“Wolfenstein has been a decidedly anti-Nazi series since the first release more than 20 years ago. We aren’t going to shy away from what the game is about. We don’t feel it’s a reach for us to say Nazis are bad and un-American, and we’re not worried about being on the right side of history here.”
So what’s the big deal? People are upset that the game is about, you guessed it: killing Nazis. Some are even taking the anti-Nazi and anti-fascism stance as a personal attack against Trump and Trumps supporters. So much so that they even believe the game itself is a form of hidden message within the franchise that fans of the series should go out and kill Nazis.
“[In the game] freeing America is the first step to freeing the world. So the idea of #NoMoreNazis in America is, in fact, what the entire game (and franchise) is about. Our campaign leans into that sentiment, and it unfortunately happens to highlight current events in the real world.”
His statement is true. The franchise has been and has always been about killing Nazi and freeing the world of their oppressive ideology. So much so that it’s not wrong for them to stand behind the franchise itself. However, take it this way: They don’t want people going out and killing Nazis. That’s never been something they’d want nor would they condone.
The game itself is just continuing a legacy of which it originated. Hines has even cleared this up by stating where the company and himself stand when it comes to Wolfenstein.
“At the time none of us expected that the game would be seen as a comment on current issues, but here we are. Bethesda doesn’t develop games to make specific statements or incite political discussions. We make games that we think are fun, meaningful, and immersive for a mature audience.”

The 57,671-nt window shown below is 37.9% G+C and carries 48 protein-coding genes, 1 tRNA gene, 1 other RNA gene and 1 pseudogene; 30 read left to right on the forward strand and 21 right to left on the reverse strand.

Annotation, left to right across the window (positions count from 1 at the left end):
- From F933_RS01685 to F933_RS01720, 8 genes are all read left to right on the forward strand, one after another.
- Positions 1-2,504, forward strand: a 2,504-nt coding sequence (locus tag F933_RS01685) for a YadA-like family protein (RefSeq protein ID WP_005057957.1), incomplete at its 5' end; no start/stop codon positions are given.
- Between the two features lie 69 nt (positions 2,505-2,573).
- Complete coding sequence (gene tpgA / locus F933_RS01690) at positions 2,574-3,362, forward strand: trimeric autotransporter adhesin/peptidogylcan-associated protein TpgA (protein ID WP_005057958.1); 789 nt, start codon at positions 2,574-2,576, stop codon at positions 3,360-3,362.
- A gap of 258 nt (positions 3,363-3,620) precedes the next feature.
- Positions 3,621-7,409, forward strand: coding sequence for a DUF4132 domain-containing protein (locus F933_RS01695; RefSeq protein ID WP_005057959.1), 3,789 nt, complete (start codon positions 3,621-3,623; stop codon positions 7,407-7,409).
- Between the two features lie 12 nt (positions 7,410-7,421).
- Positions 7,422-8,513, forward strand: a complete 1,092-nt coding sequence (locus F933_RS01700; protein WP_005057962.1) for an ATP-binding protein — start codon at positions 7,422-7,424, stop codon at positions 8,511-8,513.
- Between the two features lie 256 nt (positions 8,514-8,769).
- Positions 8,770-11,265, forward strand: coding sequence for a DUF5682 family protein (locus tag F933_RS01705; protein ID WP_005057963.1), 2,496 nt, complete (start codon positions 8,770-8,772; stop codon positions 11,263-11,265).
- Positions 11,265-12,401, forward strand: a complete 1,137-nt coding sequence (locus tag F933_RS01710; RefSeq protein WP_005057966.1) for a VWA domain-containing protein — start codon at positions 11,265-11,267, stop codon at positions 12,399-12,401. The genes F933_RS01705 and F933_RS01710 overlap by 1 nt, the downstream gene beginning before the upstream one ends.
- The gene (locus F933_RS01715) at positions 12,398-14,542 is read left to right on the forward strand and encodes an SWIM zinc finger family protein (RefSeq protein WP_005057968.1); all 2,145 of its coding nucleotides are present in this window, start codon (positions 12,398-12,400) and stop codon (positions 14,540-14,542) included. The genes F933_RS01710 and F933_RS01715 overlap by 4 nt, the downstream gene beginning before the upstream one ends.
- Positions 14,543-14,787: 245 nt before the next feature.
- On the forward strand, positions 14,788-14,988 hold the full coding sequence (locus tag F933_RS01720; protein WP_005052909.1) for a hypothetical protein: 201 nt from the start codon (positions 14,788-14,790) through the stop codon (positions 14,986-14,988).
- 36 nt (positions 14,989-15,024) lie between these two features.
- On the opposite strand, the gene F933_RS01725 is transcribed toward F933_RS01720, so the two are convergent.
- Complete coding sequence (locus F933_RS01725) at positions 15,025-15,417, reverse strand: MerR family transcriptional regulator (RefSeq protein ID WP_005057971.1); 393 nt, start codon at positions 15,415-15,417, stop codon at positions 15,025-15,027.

“The war ain’t over. Look at all of the Nazis running around.”
Whether you are for or against what the team has going on for Wolfenstein II: The New Order there’s no doubt that the core aspects of the game will always remain intact. The studio seems to have no interest in deviating from the core experience that the franchise offers, which is about taking on extreme fascism, a war alt-history war, and one that is well worth the risks of doing so, even if the franchise is about killing Nazis and re-establishing the United States as it were before the war.
However, Wolfenstein II: The New Colossus isn’t the only game taking huge risks. Mafia III was a rather large one for 2K Games. The title took on an honest and rather well received depiction of racism in the height of racism in the ’60’s, before Doctor Martin Luther King made his march for equality. Far Cry 5 will even be one of the most arguably prolific out of the bunch as it’s exploring extremist cults within our own homeland. Ones that use religion to alienate those from their own government and to provide themselves with the benefit of power.